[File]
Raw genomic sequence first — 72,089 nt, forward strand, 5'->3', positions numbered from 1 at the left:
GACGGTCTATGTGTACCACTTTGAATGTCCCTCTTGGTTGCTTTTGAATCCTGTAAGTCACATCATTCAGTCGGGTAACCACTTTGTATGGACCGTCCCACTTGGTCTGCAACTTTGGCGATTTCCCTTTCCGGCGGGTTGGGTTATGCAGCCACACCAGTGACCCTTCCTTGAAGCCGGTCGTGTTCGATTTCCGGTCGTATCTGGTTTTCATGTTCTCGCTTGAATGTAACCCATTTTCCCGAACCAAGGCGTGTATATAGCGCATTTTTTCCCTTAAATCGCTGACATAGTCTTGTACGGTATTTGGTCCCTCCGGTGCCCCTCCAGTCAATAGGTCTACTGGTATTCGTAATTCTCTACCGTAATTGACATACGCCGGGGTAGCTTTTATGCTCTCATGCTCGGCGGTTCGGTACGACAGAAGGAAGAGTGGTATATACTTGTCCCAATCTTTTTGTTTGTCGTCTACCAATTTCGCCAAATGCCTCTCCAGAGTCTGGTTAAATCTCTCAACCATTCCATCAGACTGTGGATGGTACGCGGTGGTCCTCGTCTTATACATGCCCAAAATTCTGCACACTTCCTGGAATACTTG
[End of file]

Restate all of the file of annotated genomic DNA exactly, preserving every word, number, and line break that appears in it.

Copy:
Raw genomic sequence first — 72,089 nt, forward strand, 5'->3', positions numbered from 1 at the left:
GACGGTCTATGTGTACCACTTTGAATGTCCCTCTTGGTTGCTTTTGAATCCTGTAAGTCACATCATTCAGTCGGGTAACCACTTTGTATGGACCGTCCCACTTGGTCTGCAACTTTGGCGATTTCCCTTTCCGGCGGGTTGGGTTATGCAGCCACACCAGTGACCCTTCCTTGAAGCCGGTCGTGTTCGATTTCCGGTCGTATCTGGTTTTCATGTTCTCGCTTGAATGTAACCCATTTTCCCGAACCAAGGCGTGTATATAGCGCATTTTTTCCCTTAAATCGCTGACATAGTCTTGTACGGTATTTGGTCCCTCCGGTGCCCCTCCAGTCAATAGGTCTACTGGTATTCGTAATTCTCTACCGTAATTGACATACGCCGGGGTAGCTTTTATGCTCTCATGCTCGGCGGTTCGGTACGACAGAAGGAAGAGTGGTATATACTTGTCCCAATCTTTTTGTTTGTCGTCTACCAATTTCGCCAAATGCCTCTCCAGAGTCTGGTTAAATCTCTCAACCATTCCATCAGACTGTGGATGGTACGCGGTGGTCCTCGTCTTATACATGCCCAAAATTCTGCACACTTCCTGGAATACTTG